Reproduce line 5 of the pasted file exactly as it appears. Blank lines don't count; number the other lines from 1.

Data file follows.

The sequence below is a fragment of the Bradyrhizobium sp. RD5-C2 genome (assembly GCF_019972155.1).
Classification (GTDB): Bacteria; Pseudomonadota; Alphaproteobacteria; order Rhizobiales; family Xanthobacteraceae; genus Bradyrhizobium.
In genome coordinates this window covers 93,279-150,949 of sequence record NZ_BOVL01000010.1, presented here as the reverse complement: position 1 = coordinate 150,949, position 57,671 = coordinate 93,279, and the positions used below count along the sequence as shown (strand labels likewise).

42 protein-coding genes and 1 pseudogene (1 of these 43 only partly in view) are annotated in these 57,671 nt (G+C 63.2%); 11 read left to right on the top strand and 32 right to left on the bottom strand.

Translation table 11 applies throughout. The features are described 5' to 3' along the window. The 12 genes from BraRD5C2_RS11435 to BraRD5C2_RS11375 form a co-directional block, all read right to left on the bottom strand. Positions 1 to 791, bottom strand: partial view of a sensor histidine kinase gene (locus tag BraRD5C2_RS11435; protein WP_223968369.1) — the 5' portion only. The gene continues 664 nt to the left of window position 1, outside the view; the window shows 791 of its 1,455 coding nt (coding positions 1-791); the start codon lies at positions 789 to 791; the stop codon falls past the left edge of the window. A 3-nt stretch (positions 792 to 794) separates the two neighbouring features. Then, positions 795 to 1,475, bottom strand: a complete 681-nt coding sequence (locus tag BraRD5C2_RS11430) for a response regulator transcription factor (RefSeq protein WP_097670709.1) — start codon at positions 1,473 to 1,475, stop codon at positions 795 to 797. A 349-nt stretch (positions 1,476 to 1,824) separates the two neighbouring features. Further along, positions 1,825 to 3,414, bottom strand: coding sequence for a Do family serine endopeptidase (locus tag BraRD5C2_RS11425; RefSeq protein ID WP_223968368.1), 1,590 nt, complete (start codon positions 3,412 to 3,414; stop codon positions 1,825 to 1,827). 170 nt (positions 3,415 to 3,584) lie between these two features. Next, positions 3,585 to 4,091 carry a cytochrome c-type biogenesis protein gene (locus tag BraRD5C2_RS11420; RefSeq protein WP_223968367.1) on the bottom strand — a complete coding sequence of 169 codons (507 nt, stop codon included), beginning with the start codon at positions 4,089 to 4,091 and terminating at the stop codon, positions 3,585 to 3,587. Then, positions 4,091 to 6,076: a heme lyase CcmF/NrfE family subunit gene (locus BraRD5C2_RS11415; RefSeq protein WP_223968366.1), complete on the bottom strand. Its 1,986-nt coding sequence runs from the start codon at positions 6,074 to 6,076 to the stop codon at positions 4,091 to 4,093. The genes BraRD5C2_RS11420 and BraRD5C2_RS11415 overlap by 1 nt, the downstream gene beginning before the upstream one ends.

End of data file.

Translation table 11 applies throughout. The features are described 5' to 3' along the window. The 12 genes from BraRD5C2_RS11435 to BraRD5C2_RS11375 form a co-directional block, all read right to left on the bottom strand. Positions 1 to 791, bottom strand: partial view of a sensor histidine kinase gene (locus tag BraRD5C2_RS11435; protein WP_223968369.1) — the 5' portion only. The gene continues 664 nt to the left of window position 1, outside the view; the window shows 791 of its 1,455 coding nt (coding positions 1-791); the start codon lies at positions 789 to 791; the stop codon falls past the left edge of the window. A 3-nt stretch (positions 792 to 794) separates the two neighbouring features. Then, positions 795 to 1,475, bottom strand: a complete 681-nt coding sequence (locus tag BraRD5C2_RS11430) for a response regulator transcription factor (RefSeq protein WP_097670709.1) — start codon at positions 1,473 to 1,475, stop codon at positions 795 to 797. A 349-nt stretch (positions 1,476 to 1,824) separates the two neighbouring features. Further along, positions 1,825 to 3,414, bottom strand: coding sequence for a Do family serine endopeptidase (locus tag BraRD5C2_RS11425; RefSeq protein ID WP_223968368.1), 1,590 nt, complete (start codon positions 3,412 to 3,414; stop codon positions 1,825 to 1,827). 170 nt (positions 3,415 to 3,584) lie between these two features. Next, positions 3,585 to 4,091 carry a cytochrome c-type biogenesis protein gene (locus tag BraRD5C2_RS11420; RefSeq protein WP_223968367.1) on the bottom strand — a complete coding sequence of 169 codons (507 nt, stop codon included), beginning with the start codon at positions 4,089 to 4,091 and terminating at the stop codon, positions 3,585 to 3,587. Then, positions 4,091 to 6,076: a heme lyase CcmF/NrfE family subunit gene (locus BraRD5C2_RS11415; RefSeq protein WP_223968366.1), complete on the bottom strand. Its 1,986-nt coding sequence runs from the start codon at positions 6,074 to 6,076 to the stop codon at positions 4,091 to 4,093. The genes BraRD5C2_RS11420 and BraRD5C2_RS11415 overlap by 1 nt, the downstream gene beginning before the upstream one ends.